Happiness may be the most important pursuit which unites all human beings. None of us would have encountered someone who does not want to be happy. Millions of people think that they are born to be happy and there is no better goal to pursue. Now the question is can we simplify life as just a pursuit of happiness? Is there anything beyond happiness one can aspire for? What is it like searching a meaning for life? Does it make any sense? In this post, we go after these two things which are so connected to our life. Happiness and meaning.
Pursuit of Happiness
The American declaration of independence included “pursuit of happiness “as one of the three inalienable rights of human beings along with life and liberty. “We hold these truths to be self-evident, that all men are created equal, that they are endowed by their Creator with certain unalienable Rights, that among these are Life, Liberty and the pursuit of Happiness.” From childhood onwards, most of our pursuits are linked to attainment of happiness. The merit of everything is measured in terms of the quantum of happiness it brings. Mankind after satisfying his basic necessities such as food, shelter, sex etc. go after things like leisure, travel, friendship etc in his pursuit of happiness. Leisure, travel or friendship etc are unique to human beings as most of the animals will be content after satisfying their basic needs. The sacredness of friendship among human beings prompted Aristotle to say that “solitary life is fit for only gods and beasts.” Along with things mentioned so far, fame or power remains highly luring for so many people in triggering happiness. We also find that most of these things listed here are of material in nature and man acts as the end consumer everywhere. Accordingly, this concept of happiness may also mean that the richest person has the highest possibility to attain happiness. However, this is not true always.
In many cases, people develop dissatisfaction after attaining things that they were chasing. Suddenly their wants are replaced by new things and they are plunged into unhappiness again. In other words, happiness becomes a constant chase and at no point of time, people feel that they are happy or they have enough. If you always feel that you are in constant search for something, it also means that you don’t have it at present. In an environment which links happiness exclusively with material goods, it becomes extremely difficult to sell an idea of contentment which is perhaps a highly underrated virtue today. Of course, a certain level of material comfort is an absolute must for anyone to be happy. But the tragedy is when people think that the only aim of life is pleasure. The tragedy is when people fail to understand that it is often this frantic search for happiness which thwarts their happiness. At this moment, let’s go after another idea which perhaps is sought only by human beings. The “meaning” of life.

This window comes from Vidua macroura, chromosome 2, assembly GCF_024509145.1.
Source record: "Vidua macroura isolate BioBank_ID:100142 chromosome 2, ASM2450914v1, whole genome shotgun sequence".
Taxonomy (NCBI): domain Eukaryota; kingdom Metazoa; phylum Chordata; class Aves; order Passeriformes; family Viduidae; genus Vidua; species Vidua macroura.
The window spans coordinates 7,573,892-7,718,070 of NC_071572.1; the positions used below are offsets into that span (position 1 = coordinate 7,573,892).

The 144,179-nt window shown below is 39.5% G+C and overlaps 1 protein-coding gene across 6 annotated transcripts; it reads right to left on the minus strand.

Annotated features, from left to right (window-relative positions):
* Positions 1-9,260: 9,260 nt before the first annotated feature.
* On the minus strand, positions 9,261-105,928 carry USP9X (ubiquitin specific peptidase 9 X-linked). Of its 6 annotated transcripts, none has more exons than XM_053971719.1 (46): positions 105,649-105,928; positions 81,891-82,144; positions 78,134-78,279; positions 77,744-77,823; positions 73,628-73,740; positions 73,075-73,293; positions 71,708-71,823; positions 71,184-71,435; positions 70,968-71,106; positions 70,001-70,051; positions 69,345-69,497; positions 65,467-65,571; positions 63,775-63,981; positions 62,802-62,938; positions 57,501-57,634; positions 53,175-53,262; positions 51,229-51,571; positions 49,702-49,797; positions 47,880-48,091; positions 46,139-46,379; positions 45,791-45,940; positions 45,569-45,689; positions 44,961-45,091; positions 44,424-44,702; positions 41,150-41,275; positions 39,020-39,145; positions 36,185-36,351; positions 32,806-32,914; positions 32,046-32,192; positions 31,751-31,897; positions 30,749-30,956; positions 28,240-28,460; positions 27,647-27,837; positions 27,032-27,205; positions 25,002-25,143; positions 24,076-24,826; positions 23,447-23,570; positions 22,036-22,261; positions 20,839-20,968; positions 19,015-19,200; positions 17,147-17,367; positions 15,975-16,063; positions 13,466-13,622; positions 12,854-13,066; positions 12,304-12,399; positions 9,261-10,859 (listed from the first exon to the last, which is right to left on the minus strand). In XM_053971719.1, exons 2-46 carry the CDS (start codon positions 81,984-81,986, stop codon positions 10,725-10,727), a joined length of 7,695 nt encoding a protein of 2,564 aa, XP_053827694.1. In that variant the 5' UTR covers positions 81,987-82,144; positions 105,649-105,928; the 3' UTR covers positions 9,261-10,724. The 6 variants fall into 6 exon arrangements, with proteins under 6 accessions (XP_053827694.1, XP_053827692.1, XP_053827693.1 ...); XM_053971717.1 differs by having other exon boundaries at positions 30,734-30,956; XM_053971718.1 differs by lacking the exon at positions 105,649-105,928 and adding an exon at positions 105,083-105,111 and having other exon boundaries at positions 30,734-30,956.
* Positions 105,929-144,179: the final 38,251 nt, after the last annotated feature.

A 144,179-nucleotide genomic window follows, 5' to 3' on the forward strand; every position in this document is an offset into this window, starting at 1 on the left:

Search for Meaning
Out of all animals, man is the only animal which has the capacity to think deeply about its own existence. Man is the only animal which lives under the constant shadow of its own death. Only human beings would be contemplating their own past and future which are highly unsettling most of the time. So the mortal man endowed with higher thinking skills begins a search for a meaning of his life. Earnest Becker who wrote perhaps one of the most significant books on death “ The Denial of Death” said,
“ man cannot endure his own littleness unless he can translate it into meaningfulness on the largest possible level.”
Man is fully aware of another stark reality also. That human life is not just a series of happy events and for most people sadness may be the default condition. It undergoes terrible suffering, bad luck and all sorts of misfortune. Thanks to all these, many philosophers concluded that life is absurd and pointless. However, there is another side to this bleak picture. We find people who just live for others forgetting their own happiness. There are people who tirelessly work towards something beyond their immediate personal needs. There are people who build institutions, create art and write books which outlive them. In all these pursuits what is unique is the desire of human beings to convert their ordinary, mortal lives into something extraordinary and meaningful.